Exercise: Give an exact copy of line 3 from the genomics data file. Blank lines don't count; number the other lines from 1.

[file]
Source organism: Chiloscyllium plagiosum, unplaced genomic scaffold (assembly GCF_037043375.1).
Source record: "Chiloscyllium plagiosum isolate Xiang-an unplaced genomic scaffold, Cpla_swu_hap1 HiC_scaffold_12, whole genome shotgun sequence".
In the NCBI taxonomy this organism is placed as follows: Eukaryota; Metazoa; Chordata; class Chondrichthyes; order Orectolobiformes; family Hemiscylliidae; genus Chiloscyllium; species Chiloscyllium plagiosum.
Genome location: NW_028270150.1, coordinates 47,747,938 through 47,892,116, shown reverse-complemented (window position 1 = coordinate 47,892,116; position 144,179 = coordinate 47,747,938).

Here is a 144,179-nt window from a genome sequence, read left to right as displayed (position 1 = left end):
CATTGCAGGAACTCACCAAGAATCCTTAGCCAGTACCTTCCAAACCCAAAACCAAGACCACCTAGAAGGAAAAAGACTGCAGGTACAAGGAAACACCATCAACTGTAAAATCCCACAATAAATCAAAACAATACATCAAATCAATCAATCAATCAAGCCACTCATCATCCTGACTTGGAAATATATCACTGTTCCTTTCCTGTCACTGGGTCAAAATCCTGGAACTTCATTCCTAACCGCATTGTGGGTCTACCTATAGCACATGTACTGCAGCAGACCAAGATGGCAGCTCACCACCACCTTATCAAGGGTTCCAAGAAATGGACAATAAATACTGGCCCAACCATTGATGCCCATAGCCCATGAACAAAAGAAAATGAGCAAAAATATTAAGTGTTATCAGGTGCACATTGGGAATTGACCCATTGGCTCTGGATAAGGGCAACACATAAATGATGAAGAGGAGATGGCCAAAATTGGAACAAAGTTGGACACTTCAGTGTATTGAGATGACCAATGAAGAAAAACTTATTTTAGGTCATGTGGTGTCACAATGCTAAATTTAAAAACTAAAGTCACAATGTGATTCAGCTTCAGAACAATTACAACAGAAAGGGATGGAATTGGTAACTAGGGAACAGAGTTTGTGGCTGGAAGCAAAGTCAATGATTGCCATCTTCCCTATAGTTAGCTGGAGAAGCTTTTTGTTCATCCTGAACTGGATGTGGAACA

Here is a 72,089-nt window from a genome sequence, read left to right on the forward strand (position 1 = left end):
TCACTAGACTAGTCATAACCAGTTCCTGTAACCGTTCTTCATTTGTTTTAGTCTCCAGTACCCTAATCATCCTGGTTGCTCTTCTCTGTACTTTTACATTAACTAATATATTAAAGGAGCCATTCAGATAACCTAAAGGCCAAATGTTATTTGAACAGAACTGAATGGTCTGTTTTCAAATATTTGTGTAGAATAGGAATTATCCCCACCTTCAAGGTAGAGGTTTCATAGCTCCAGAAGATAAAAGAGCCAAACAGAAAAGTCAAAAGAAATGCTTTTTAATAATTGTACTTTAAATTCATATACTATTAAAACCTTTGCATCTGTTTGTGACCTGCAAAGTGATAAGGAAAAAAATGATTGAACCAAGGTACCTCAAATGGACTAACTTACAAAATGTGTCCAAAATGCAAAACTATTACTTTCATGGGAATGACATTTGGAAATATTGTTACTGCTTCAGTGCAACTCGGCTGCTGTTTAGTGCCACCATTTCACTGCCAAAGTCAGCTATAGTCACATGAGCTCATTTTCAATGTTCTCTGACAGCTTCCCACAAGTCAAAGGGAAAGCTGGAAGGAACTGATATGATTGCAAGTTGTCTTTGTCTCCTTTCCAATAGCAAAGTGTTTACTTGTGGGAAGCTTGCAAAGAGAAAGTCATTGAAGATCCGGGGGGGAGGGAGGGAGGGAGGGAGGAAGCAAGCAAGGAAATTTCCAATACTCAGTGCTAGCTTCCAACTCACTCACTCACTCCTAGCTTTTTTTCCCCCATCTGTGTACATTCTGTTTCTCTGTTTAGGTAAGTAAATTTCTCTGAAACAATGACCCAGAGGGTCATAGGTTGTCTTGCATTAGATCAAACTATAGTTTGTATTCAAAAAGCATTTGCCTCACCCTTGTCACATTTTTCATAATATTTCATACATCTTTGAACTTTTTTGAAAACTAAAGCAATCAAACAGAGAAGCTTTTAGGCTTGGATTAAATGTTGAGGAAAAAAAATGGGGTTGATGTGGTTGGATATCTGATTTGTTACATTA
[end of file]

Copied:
In the NCBI taxonomy this organism is placed as follows: Eukaryota; Metazoa; Chordata; class Chondrichthyes; order Orectolobiformes; family Hemiscylliidae; genus Chiloscyllium; species Chiloscyllium plagiosum.